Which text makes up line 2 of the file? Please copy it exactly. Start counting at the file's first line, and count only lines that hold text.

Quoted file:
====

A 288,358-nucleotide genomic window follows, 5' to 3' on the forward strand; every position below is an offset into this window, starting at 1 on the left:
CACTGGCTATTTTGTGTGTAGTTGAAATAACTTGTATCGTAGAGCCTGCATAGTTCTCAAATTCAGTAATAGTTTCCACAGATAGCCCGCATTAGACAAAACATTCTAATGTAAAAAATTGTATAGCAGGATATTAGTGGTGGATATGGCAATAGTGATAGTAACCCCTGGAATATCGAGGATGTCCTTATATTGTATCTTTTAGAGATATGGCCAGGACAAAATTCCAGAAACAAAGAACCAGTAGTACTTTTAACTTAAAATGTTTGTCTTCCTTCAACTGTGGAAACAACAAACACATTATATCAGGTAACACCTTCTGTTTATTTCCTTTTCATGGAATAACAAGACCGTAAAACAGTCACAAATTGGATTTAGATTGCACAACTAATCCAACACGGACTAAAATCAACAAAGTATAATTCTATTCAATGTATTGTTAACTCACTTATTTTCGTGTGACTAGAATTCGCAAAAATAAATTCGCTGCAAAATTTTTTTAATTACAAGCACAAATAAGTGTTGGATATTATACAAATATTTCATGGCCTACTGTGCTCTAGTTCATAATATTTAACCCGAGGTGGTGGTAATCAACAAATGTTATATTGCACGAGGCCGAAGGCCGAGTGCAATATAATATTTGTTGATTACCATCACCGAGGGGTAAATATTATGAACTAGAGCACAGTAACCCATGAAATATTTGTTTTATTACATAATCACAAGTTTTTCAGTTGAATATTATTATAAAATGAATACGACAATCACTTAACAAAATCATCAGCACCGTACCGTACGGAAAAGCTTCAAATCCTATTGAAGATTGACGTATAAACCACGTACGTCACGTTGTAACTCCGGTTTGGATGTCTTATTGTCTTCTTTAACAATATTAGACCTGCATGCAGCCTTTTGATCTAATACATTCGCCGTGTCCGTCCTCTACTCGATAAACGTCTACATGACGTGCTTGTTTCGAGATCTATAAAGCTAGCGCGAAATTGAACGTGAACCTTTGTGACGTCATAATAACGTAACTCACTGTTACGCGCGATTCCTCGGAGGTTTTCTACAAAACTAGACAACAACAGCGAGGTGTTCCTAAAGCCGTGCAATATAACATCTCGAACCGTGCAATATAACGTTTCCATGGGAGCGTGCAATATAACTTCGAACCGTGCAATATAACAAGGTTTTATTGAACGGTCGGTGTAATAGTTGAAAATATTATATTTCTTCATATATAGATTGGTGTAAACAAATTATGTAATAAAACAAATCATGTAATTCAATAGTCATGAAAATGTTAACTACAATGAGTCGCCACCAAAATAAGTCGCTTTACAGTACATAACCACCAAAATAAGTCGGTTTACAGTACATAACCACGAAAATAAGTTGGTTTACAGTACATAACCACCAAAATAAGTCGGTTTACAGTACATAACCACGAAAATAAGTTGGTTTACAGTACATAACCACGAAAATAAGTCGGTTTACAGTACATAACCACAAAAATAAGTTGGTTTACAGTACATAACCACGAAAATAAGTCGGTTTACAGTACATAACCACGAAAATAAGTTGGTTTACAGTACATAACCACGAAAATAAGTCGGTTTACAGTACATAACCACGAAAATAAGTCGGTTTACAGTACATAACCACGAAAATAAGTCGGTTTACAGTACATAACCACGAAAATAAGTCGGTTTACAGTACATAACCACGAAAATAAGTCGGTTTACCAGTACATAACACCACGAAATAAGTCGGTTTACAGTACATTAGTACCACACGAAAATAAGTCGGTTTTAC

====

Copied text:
CACTGGCTATTTTGTGTGTAGTTGAAATAACTTGTATCGTAGAGCCTGCATAGTTCTCAAATTCAGTAATAGTTTCCACAGATAGCCCGCATTAGACAAAACATTCTAATGTAAAAAATTGTATAGCAGGATATTAGTGGTGGATATGGCAATAGTGATAGTAACCCCTGGAATATCGAGGATGTCCTTATATTGTATCTTTTAGAGATATGGCCAGGACAAAATTCCAGAAACAAAGAACCAGTAGTACTTTTAACTTAAAATGTTTGTCTTCCTTCAACTGTGGAAACAACAAACACATTATATCAGGTAACACCTTCTGTTTATTTCCTTTTCATGGAATAACAAGACCGTAAAACAGTCACAAATTGGATTTAGATTGCACAACTAATCCAACACGGACTAAAATCAACAAAGTATAATTCTATTCAATGTATTGTTAACTCACTTATTTTCGTGTGACTAGAATTCGCAAAAATAAATTCGCTGCAAAATTTTTTTAATTACAAGCACAAATAAGTGTTGGATATTATACAAATATTTCATGGCCTACTGTGCTCTAGTTCATAATATTTAACCCGAGGTGGTGGTAATCAACAAATGTTATATTGCACGAGGCCGAAGGCCGAGTGCAATATAATATTTGTTGATTACCATCACCGAGGGGTAAATATTATGAACTAGAGCACAGTAACCCATGAAATATTTGTTTTATTACATAATCACAAGTTTTTCAGTTGAATATTATTATAAAATGAATACGACAATCACTTAACAAAATCATCAGCACCGTACCGTACGGAAAAGCTTCAAATCCTATTGAAGATTGACGTATAAACCACGTACGTCACGTTGTAACTCCGGTTTGGATGTCTTATTGTCTTCTTTAACAATATTAGACCTGCATGCAGCCTTTTGATCTAATACATTCGCCGTGTCCGTCCTCTACTCGATAAACGTCTACATGACGTGCTTGTTTCGAGATCTATAAAGCTAGCGCGAAATTGAACGTGAACCTTTGTGACGTCATAATAACGTAACTCACTGTTACGCGCGATTCCTCGGAGGTTTTCTACAAAACTAGACAACAACAGCGAGGTGTTCCTAAAGCCGTGCAATATAACATCTCGAACCGTGCAATATAACGTTTCCATGGGAGCGTGCAATATAACTTCGAACCGTGCAATATAACAAGGTTTTATTGAACGGTCGGTGTAATAGTTGAAAATATTATATTTCTTCATATATAGATTGGTGTAAACAAATTATGTAATAAAACAAATCATGTAATTCAATAGTCATGAAAATGTTAACTACAATGAGTCGCCACCAAAATAAGTCGCTTTACAGTACATAACCACCAAAATAAGTCGGTTTACAGTACATAACCACGAAAATAAGTTGGTTTACAGTACATAACCACCAAAATAAGTCGGTTTACAGTACATAACCACGAAAATAAGTTGGTTTACAGTACATAACCACGAAAATAAGTCGGTTTACAGTACATAACCACAAAAATAAGTTGGTTTACAGTACATAACCACGAAAATAAGTCGGTTTACAGTACATAACCACGAAAATAAGTTGGTTTACAGTACATAACCACGAAAATAAGTCGGTTTACAGTACATAACCACGAAAATAAGTCGGTTTACAGTACATAACCACGAAAATAAGTCGGTTTACAGTACATAACCACGAAAATAAGTCGGTTTACAGTACATAACCACGAAAATAAGTCGGTTTACCAGTACATAACACCACGAAATAAGTCGGTTTACAGTACATTAGTACCACACGAAAATAAGTCGGTTTTAC